Poverty is NOT a Learning Disability – Howard, Dresser, and Dunklee

poverty is not a learning disabilityI read Poverty is NOT  a Learning Disability: Equalizing Opportunities for Low SES Students as part of a project on researching best practices for teaching low SES (socio-economic status) students. The focus of the book was on elementary-aged students who live in poverty, but I wish to focus on secondary children (who I will be eventually teaching), so not everything was applicable. However, many of the pieces of advice for teachers of young students of low SES can be applied secondary students as well.

This book has some valuable information about what teachers can do and also the importance of the teachers, which is always good to hear. It emphasizes that students with low SES are often categorizes as LD (learning disabled) because they are not school-ready or typically-developing because of their situations. The authors argue that so many low SES students wind up in special education because teachers don’t know any better/don’t know how to teach them. This book describes reasons why students may be behind due to their low SES and how to reach them, which includes keeping them out of special education unless they really, truly need it.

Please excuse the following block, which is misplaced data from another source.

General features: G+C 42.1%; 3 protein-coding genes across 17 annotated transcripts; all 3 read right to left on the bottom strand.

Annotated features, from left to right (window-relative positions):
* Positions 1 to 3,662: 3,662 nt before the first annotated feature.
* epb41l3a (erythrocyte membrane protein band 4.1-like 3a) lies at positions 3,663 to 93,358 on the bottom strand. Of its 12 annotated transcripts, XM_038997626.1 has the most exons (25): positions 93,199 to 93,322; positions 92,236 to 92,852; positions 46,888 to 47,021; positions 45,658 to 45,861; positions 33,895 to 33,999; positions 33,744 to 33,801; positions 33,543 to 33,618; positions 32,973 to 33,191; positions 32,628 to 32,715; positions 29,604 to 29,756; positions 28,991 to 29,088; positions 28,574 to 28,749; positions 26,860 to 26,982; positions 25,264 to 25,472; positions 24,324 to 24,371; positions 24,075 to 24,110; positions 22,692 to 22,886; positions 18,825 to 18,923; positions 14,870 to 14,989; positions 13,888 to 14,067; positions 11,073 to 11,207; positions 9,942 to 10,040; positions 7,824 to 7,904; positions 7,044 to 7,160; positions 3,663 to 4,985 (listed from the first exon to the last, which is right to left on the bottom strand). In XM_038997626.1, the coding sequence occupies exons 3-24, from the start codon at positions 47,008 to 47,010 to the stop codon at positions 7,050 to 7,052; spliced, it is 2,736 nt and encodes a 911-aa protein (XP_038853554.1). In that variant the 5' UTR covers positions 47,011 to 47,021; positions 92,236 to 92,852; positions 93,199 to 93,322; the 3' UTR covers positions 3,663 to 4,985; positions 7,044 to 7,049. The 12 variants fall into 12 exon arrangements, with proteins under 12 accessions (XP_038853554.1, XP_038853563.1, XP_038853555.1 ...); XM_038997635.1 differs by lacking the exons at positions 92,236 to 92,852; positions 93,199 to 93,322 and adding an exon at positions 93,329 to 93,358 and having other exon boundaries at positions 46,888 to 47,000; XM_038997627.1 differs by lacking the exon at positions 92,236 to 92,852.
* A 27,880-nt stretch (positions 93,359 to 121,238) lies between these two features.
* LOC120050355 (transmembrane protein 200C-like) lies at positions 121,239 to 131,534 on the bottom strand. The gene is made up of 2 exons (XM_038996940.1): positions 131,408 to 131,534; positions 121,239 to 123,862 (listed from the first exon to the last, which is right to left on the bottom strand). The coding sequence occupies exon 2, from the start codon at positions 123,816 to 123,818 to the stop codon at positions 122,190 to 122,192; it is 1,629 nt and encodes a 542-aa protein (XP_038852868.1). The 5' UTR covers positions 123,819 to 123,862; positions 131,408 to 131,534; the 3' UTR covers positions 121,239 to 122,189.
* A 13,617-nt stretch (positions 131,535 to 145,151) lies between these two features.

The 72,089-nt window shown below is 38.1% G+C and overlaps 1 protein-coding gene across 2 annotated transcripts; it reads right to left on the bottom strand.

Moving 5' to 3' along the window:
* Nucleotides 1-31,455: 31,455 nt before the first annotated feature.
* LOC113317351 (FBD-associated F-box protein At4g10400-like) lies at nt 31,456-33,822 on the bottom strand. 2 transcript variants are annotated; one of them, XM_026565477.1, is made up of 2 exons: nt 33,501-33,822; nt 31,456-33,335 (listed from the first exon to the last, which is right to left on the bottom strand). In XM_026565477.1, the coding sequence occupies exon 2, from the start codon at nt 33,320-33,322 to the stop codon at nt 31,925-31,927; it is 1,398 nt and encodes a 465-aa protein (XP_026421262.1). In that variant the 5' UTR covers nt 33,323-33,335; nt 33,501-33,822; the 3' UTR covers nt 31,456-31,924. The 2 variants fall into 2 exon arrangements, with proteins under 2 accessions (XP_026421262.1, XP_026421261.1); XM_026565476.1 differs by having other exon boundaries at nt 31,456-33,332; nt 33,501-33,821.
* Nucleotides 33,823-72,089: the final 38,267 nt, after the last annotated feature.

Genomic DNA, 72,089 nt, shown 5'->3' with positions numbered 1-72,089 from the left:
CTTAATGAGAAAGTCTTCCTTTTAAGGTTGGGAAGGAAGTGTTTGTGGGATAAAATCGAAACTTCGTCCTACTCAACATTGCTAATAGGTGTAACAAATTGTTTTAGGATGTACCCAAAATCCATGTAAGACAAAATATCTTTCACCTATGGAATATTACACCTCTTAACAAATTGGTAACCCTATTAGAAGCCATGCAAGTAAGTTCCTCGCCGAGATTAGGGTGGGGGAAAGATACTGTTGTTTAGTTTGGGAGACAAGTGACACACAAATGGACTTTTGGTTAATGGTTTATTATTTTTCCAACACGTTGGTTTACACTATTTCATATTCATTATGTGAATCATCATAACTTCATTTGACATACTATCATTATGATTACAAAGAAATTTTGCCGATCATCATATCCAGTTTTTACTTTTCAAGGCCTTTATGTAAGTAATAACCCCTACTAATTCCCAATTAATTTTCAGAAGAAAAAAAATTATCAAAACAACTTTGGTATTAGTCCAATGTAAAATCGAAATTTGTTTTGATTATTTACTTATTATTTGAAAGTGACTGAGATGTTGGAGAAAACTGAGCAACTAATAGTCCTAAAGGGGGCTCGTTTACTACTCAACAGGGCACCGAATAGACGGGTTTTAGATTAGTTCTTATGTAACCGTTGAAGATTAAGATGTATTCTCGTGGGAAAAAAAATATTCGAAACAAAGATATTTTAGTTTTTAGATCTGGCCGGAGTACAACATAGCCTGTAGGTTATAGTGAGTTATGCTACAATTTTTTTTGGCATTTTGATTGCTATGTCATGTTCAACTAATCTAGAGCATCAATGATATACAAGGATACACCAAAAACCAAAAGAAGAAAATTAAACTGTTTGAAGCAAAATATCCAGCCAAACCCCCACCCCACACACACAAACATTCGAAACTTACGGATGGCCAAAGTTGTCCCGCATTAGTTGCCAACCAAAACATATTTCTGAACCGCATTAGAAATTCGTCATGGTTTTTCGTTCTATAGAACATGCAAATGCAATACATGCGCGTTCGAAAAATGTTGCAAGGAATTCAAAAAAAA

The section on reaching out to parents was also wonderful. In my teaching preparation program, we are not taught how to communicate and engage parents, so this information was enlightening. Like most of this book, the advice was applicable to teachers in any and all situations, not just ones who teach in high-poverty, urban areas.

The second half of this book was focused more on advice to principals. While I skimmed these last chapters, I did gain a greater respect for principals as a whole.

Because I am writing an in-depth research paper about this topic that will include the most important aspects of this book, I will publish the paper on this blog rather than summarize what I took from this book. You can find that paper here.


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